The challenges facing Eric Hansotia aren’t unique to his company, but they are unique to the current moment in time.

As the top executive for AGCO, Hansotia oversees entities like Fendt, Massey Ferguson and Precision Planting, which are all part of the corporation's more than a dozen brands. At the recent Farm Progress Show in Boone, Iowa, Hansotia sat down with Agri-Pulse for a wide-ranging interview touching on everything from the price he’s paying for semiconductor chips to his thoughts on farm equipment’s role in carbon sequestration.

Despite the challenges, he says the enterprise is “on the path to be the most farmer-focused company in history.”

The following conversation has been edited for clarity and brevity. 

What are some of the headwinds that you're looking at when it comes to getting a product from a pile of steel to something a farmer can use in their field?

We've got more orders now than we've ever had in the history of the company. Lots of demand, lots of farmers are excited about these products I just talked about. Our challenge is building them all … It's better now than it's been in the first half of the year and last year, and I think it's going to continue to get better over the balance of this year and into next year.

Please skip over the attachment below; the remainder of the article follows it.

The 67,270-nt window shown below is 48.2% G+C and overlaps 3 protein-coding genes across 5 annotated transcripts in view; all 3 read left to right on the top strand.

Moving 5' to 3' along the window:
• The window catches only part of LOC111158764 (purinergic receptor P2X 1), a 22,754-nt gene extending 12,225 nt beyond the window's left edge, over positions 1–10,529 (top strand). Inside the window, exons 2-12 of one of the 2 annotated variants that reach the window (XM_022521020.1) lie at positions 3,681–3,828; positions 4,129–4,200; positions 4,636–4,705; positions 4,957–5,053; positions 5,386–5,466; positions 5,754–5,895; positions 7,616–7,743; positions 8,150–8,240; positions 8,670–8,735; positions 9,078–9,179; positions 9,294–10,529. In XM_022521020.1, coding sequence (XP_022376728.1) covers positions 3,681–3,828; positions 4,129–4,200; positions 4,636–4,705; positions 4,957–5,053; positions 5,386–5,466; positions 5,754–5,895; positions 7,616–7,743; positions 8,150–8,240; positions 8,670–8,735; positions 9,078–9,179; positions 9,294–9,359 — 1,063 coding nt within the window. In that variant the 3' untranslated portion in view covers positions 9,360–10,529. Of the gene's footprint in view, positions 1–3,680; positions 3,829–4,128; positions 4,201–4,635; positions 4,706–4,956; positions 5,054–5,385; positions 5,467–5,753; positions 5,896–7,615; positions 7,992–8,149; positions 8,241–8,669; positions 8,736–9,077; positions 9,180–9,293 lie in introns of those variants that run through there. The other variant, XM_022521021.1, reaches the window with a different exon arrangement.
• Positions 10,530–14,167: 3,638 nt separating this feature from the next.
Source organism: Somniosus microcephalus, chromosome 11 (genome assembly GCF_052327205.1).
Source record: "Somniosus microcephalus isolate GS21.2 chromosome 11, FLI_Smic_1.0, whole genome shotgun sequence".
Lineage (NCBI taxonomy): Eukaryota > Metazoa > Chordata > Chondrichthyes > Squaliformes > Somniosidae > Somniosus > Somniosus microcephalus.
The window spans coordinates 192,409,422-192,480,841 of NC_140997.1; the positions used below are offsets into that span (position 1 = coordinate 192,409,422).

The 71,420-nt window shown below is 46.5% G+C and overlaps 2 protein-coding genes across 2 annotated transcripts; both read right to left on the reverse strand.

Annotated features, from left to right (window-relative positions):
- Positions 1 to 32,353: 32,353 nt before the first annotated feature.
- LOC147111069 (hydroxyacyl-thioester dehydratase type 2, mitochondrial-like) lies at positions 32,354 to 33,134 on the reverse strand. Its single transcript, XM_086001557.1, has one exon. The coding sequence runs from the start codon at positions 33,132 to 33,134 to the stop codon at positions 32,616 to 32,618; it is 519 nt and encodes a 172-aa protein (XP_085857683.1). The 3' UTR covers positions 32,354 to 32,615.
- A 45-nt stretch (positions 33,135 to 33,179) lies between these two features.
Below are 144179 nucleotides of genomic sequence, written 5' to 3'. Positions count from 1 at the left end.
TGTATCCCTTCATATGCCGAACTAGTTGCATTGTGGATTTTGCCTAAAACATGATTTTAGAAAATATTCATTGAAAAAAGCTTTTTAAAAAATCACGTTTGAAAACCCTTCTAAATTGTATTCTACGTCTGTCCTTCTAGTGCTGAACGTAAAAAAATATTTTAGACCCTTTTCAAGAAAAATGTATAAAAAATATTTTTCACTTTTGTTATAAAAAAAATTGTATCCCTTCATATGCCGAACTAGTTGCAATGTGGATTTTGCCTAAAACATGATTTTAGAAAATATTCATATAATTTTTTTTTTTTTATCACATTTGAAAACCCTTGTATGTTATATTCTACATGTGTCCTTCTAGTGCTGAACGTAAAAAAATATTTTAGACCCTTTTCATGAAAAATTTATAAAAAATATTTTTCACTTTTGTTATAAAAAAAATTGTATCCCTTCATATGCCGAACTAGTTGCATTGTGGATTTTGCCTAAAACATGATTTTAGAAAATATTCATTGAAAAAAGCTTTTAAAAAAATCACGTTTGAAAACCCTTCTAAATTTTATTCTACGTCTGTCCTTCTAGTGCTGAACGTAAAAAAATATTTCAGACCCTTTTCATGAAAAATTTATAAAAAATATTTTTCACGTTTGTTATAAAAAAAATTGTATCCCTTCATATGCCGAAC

Our main issue remains semiconductor chips … Not only are they hard to get, they're super-expensive. We usually would pay $10 to $20 per chip, we paid $1,400 (per chip) for this last batch. I mean, crazy prices. But the reason we did that is that was probably the only part left that would make a full tractor or full combine or sprayer. So we wanted to make sure we got the machine in the customer's hands, so we paid that high price.